Jesus’ ministry started with such elegance, clarity and certainty. Remember his baptism? It started as an orderly, purposeful gathering. He stepped forward at the right time. The heavens opened. The Holy Spirit showed up as a peaceful dove. And just to make things absolutely clear, God spoke. My son. Beloved. Well-pleased.
By comparison, the beginning of the Church’s ministry is a chaotic, hot mess. Fire, wind, and the smell of singed hair. And instead of one clear divine voice, we get a noisy blast of native languages. All spoken at once. From ordinary folks gathered together. Were they even saying the same thing?
The whispers began–What does this all mean? And it’s a little disheartening that one perfectly logical explanation was public drunkenness.
But maybe that’s fitting, too. The Church begins its ministry in mess and uncertainty because that’s exactly where we practice our ministry. Among mess and uncertainty. They are the very conditions in which we must become Church.
And maybe the Holy Spirit didn’t tidy things up because God doesn’t need perfect order, perfect unity, perfect understanding or perfect events to work.
But there’s another Pentecost lesson hiding in plain sight. And it speaks powerfully to small congregations.
Here it is. Participation. God didn’t roll out the mission of the Church with a well-rehearsed advance team of experts. God also opted out of a single, corporate presentation with some local Q&A later. And, thankfully, God chose not to wait until we were ready.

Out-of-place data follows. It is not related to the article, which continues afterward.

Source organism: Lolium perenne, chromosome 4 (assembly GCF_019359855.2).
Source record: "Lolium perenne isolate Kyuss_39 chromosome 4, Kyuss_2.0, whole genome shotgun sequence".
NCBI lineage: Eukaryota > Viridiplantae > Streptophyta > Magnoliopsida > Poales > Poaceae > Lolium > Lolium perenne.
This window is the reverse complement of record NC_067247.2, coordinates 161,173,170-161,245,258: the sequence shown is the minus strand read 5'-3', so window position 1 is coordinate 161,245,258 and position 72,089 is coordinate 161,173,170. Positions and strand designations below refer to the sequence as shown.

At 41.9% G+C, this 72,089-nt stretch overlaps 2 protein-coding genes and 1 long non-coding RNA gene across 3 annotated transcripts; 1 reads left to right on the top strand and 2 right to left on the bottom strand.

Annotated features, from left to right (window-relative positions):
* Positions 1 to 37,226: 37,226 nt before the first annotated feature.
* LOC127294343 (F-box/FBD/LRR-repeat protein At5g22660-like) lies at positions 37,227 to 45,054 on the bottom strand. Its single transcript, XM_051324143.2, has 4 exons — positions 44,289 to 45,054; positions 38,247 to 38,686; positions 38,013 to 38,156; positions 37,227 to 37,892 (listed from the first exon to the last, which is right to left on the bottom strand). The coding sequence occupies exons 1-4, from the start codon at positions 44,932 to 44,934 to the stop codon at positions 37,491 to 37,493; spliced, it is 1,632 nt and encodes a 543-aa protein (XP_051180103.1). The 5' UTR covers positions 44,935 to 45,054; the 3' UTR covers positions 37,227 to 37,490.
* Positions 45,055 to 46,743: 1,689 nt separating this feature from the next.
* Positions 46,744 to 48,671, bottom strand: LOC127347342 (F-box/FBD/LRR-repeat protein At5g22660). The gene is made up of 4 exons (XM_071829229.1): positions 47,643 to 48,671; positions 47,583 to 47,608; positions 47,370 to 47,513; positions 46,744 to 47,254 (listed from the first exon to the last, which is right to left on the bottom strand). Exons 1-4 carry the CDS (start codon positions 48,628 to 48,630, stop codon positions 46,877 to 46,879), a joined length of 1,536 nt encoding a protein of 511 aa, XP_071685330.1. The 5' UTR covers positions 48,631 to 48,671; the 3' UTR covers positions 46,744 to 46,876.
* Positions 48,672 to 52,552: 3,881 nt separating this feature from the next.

Pentecost was not a spectator sport. It was not made for an audience. Observers saw drunks. But participants experienced something else–the good news of the High Holy in the Right Here. Taking on a mess of ordinary practices. A load of local languages. An gaggle of uncoordinated folks. Just as they were.
And it was enough–more than enough–to become Church.
It’s all a great reminder that participation is one of divinity’s favorite tools for communicating with us. It’s something of a superpower. And it’s readily available in small settings. Participation is more deeply forming than passive observation. It uniquely captures that scandalous, incarnational exchange and interaction. And it treats all worshipers as precious workers and gifted co-creators of a divine encounter. Because they are.
God’s love is just that big. It goes after us. Wherever we are. With whatever we have.
When small congregations quit imitating the performance excellence of big settings, this love frees them to find the participation power of their own communities. You have a distinctive ability to celebrate the good news! And be the Church!
For this season, how could you explore this Pentecost-empowered, small-setting superpower? What would happen if you worried less about doing things perfectly and more about how many hands you could get to participate and co-create the worship encounter together?
Here’s a start:
How could worshipers be invited to start a conversation in worship? What could they create with their hands that captures what words cannot? How could they offer this artwork as worship? What local community signs and symbols could be included on the altar or table? Who could arrange them at the beginning of worship--as their own offering? Who could carry in the bread and wine--or the fire? What unexpected talents of the local community could be included and celebrated? Where could people be sent to tell what they have experienced--and deliver those works of art?
Let me know what you notice. Happy Birthday, Church.
And thank you for your ministry,